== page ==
Hal Morrissey Gillman’s #1:
Real Estate – Atlas
(Released 4th March, Domino Records)
Real Estate’s latest effort has thus far received mixed reviews. It’s diversion away from the effortless, carefree feeling of Days (their previous release) is seen by some as a let-down, a failure to keep ‘riding the wave’, to maintain the strolling-on-a-sunny-day vibe that plays such an integral part in the Real Estate image. But others (myself included) see Atlas as a development, a step in a new direction for the band. You can imagine that if Real Estate were to keep releasing completely sun-kissed records like Days, that make us ready to just contently doze off in the heat, this formula would grow tiring pretty quickly. Moving on from this homogenous surfy vibe, the reason behind so much of the band’s initial success, to something more concrete feels like a brave move for the group.
Of course Atlas carries many of the traits found in Days; easy-going chord sequences, whistle-able riffs, and as many doo-doo-doo moments as it’s sonically possible to squeeze onto a record. But the new songs feel more well-rounded, more solid somehow. The familiar but beautifully luxurious chorus-y sound that Real Estate do so well takes centre-stage on numbers like Had to Hear and April’s Song and balances wonderfully with the structure of the songs, rather than overpowering them. The strolling-in-the-sun moments are still there with tunes like The Bend and Primitive, but again exist as structurally independent, rather than forming a giant sunny, vibe-y entity that essentially was Days.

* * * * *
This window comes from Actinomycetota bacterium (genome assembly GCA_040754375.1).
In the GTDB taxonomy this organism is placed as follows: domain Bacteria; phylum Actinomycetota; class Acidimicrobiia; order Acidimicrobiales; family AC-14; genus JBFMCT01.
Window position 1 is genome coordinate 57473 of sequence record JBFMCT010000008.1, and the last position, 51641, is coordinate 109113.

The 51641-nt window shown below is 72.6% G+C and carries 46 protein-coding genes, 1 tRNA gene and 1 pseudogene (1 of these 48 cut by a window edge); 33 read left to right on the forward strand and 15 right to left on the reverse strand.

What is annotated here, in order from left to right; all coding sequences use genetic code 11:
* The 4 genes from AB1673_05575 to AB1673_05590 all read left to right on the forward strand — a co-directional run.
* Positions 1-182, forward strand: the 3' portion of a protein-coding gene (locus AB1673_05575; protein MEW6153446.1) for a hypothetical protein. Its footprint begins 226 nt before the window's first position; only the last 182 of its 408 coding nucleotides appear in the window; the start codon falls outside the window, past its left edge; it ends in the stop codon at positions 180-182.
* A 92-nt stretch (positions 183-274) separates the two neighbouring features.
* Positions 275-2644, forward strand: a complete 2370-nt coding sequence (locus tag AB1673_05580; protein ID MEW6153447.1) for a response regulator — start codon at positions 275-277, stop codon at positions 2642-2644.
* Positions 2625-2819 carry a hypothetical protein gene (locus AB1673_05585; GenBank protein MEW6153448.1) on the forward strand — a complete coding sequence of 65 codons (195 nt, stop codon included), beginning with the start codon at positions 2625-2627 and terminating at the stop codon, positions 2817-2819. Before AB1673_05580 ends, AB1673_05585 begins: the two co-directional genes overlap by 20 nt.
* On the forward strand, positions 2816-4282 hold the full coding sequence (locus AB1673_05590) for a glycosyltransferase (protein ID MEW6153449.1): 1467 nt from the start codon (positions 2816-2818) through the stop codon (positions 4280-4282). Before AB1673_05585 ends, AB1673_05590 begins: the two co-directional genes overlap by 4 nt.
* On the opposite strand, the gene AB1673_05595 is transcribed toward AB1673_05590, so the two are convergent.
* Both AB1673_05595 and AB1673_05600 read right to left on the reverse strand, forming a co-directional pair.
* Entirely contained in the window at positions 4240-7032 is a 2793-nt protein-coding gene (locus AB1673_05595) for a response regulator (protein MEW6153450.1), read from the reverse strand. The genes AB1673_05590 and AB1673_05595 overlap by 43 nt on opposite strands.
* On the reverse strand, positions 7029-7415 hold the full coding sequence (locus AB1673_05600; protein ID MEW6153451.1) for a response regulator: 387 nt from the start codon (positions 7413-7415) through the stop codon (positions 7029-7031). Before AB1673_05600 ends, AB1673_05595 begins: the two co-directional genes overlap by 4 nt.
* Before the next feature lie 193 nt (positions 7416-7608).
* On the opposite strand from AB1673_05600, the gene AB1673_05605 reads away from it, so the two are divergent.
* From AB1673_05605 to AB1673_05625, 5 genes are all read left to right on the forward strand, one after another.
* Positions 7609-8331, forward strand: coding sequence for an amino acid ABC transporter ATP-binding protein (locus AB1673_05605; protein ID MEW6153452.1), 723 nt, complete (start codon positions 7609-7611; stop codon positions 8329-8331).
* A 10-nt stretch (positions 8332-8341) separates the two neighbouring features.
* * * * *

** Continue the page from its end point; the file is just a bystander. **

This I suppose is the main difference between the two records. Whilst Days was happy to exist as a surfy blob with interchangeable songs, whose end goal was to create a generally positive feeling of sun-drenched happiness, Atlas shoots at something different. It’s an attempt at a record where each song is a unique article, existing justifiably in its own right, without others around it existing necessarily to carry its meaning. Whether this method of album structure is better or worse is hard to say, but it can’t be denied that this move is, at the very least, excitingly progressive.
To me, Atlas feels like a success. It’s an album of catchy uplifting songs that without doubt works best when served warm. If you’ve not listened to it yet, I encourage you to do so, it’ll be a lovely accompaniment to your summer. As to whether it’s better or worse than its predecessor, it’s a hard call to make. Both Atlas and Days are wonderful albums that leave you feeling brilliantly upbeat and prepped for a day of Frisbee-throwing and beer-consumption. But still, which is best, which is best?! Just listen to some Real Estate — afterwards, you won’t care, and you’ll probably end up buying both anyway.